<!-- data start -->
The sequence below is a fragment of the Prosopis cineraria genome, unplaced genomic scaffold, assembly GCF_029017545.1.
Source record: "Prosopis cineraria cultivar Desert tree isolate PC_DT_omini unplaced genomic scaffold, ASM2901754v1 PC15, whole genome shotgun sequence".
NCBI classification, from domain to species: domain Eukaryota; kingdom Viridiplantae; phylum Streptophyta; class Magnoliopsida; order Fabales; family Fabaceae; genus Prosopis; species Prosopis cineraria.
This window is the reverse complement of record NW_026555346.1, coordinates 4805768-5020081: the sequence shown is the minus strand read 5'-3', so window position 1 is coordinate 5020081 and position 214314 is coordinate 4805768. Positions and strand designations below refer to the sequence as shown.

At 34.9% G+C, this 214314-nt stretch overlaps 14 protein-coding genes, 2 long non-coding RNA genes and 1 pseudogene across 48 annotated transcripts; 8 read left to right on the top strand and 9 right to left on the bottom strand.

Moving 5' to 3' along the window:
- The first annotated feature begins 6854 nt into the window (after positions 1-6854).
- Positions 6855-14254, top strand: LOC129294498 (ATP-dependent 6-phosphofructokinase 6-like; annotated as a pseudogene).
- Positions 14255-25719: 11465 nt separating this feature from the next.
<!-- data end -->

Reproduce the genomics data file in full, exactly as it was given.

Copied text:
The sequence below is a fragment of the Prosopis cineraria genome, unplaced genomic scaffold, assembly GCF_029017545.1.
Source record: "Prosopis cineraria cultivar Desert tree isolate PC_DT_omini unplaced genomic scaffold, ASM2901754v1 PC15, whole genome shotgun sequence".
NCBI classification, from domain to species: domain Eukaryota; kingdom Viridiplantae; phylum Streptophyta; class Magnoliopsida; order Fabales; family Fabaceae; genus Prosopis; species Prosopis cineraria.
This window is the reverse complement of record NW_026555346.1, coordinates 4805768-5020081: the sequence shown is the minus strand read 5'-3', so window position 1 is coordinate 5020081 and position 214314 is coordinate 4805768. Positions and strand designations below refer to the sequence as shown.

At 34.9% G+C, this 214314-nt stretch overlaps 14 protein-coding genes, 2 long non-coding RNA genes and 1 pseudogene across 48 annotated transcripts; 8 read left to right on the top strand and 9 right to left on the bottom strand.

Moving 5' to 3' along the window:
- The first annotated feature begins 6854 nt into the window (after positions 1-6854).
- Positions 6855-14254, top strand: LOC129294498 (ATP-dependent 6-phosphofructokinase 6-like; annotated as a pseudogene).
- Positions 14255-25719: 11465 nt separating this feature from the next.